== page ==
Coke-Packed Plane Plows Into Lake, Leaving Lots of Baggage

By Kirwan Gray 04/27/11

Police in New Mexico are forced to shut down a four-mile stretch of Lake Heron, after kilos of cocaine start bobbing up on the beach.

Santa Fe's Beachside Bonanza.

A rural setting, a giant reservoir, and a monstorous storm accompanied by terrifying 40-mile per hour winds. In the midst of it all, witnesses saw a tiny airplane struggling to maintain its balance. But after a brief battle, the tiny jet plummeted into New Mexico's 100-foot deep Lake Heron, right near the Colorado-New Mexico border.  Since then, say New Mexico police, no survivors have been found. But much of the plane's baggage apparently survived unscathed. For most of the past week, New Mexico State Police have been frantically picking up the one-kilo packages of cocaine that have been bobbing up on the bucolic beach, located 100 miles north of Santa Fe.

A crack team of police divers first combed the lake in search of the small fixed-wing aircraft last Monday. But while their mission was unsuccessful, a large cadre of New Mexico State Police was left to cope with the unexpected cornucopia of coke that suddenly started washing up on the shores of Heron Lake State Park. The drugs, worth millions on the open market, were all well-sealed in plastic baggies. So to derail drug-hungry naturists, the police shut down a four-mile stetch of the Lake as soon as the first baggies of cocaine bubbled to the surface.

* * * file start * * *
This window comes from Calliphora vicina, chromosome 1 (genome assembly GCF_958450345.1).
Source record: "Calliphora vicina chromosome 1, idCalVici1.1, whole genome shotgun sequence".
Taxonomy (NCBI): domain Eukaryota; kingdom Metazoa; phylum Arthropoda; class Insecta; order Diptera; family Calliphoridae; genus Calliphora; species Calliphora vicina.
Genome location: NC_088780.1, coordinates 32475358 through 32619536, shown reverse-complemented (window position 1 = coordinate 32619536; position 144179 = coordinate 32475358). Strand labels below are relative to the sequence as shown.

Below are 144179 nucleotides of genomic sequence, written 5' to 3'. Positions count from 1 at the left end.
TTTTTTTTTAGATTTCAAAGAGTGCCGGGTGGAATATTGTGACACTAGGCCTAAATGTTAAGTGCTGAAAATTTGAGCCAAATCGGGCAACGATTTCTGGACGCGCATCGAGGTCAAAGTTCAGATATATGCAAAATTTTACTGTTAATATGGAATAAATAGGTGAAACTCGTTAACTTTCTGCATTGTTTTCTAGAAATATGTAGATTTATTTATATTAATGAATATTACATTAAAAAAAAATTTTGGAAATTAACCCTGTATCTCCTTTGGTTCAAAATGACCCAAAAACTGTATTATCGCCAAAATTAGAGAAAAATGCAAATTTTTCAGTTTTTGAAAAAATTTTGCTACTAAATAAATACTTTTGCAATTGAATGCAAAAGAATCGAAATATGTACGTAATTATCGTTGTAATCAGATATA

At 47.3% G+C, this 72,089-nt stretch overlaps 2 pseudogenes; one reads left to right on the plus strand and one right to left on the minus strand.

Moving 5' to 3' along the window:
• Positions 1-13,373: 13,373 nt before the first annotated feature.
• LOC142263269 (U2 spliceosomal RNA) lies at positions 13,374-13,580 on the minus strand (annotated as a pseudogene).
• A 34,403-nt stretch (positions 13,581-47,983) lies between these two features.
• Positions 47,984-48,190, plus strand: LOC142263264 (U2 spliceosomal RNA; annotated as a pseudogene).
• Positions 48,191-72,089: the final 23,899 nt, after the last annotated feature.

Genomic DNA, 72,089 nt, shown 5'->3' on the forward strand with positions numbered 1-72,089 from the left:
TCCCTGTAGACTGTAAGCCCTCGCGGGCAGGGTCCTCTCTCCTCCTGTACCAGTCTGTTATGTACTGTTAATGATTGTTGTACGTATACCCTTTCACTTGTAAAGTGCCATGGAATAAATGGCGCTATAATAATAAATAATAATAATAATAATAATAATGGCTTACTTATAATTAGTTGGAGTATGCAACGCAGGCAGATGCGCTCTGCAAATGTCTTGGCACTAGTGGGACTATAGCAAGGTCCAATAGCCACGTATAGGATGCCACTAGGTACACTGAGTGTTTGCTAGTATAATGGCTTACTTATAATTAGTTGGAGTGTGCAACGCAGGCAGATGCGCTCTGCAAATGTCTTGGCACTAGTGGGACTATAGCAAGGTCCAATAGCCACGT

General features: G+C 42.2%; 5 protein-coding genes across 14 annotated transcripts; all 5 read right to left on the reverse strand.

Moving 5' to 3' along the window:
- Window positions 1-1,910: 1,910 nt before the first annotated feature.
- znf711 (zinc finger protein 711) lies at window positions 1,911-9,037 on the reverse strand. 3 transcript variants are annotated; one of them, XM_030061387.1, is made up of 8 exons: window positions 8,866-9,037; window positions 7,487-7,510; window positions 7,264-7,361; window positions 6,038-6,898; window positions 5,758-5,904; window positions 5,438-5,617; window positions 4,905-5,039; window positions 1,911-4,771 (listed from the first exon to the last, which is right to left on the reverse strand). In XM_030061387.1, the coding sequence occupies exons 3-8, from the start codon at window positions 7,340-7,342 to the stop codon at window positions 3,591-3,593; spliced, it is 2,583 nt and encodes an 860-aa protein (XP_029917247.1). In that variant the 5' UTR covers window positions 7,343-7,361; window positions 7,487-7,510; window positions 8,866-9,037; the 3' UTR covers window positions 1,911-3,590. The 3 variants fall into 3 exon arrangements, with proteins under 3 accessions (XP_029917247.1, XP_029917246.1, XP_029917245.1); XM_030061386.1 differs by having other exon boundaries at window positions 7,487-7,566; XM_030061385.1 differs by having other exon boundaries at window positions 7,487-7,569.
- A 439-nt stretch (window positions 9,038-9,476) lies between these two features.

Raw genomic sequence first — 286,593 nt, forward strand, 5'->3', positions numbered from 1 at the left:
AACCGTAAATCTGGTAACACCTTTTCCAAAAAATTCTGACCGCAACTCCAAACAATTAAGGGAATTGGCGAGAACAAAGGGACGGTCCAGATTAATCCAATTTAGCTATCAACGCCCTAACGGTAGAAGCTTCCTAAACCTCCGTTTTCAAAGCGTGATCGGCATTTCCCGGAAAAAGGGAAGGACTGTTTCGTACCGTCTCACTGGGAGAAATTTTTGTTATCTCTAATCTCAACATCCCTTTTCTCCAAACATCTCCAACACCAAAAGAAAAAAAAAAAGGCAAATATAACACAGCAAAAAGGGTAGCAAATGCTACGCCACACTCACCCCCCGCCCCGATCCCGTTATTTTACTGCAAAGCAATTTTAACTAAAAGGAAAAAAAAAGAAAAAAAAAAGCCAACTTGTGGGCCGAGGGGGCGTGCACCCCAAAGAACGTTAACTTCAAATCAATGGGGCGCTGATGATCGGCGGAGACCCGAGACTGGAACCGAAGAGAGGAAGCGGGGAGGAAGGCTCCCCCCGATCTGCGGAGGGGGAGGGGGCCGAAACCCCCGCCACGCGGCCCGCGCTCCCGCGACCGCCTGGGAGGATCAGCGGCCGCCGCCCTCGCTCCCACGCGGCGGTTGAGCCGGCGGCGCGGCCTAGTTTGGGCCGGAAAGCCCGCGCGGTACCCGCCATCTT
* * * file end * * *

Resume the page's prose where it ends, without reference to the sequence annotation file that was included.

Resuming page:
Of course, finding traces of cocaine in a reservoir of water is not so unusual these days. In 2008, scientists in Madrid discovered that 92% of the drinking water treated at a Spanish water-treatment plant contained small amounts of cocaine byproducts. And so much cocaine was used in London in 2005 that scientists there were able to pick up traces of it in the River Thames. Still, it’s nice to think that perhaps a portion of the Great American Outdoors might somehow be spared the introduction of illegal drugs into every kind of water supply. But for the moment, I guess we can count out New Mexico.

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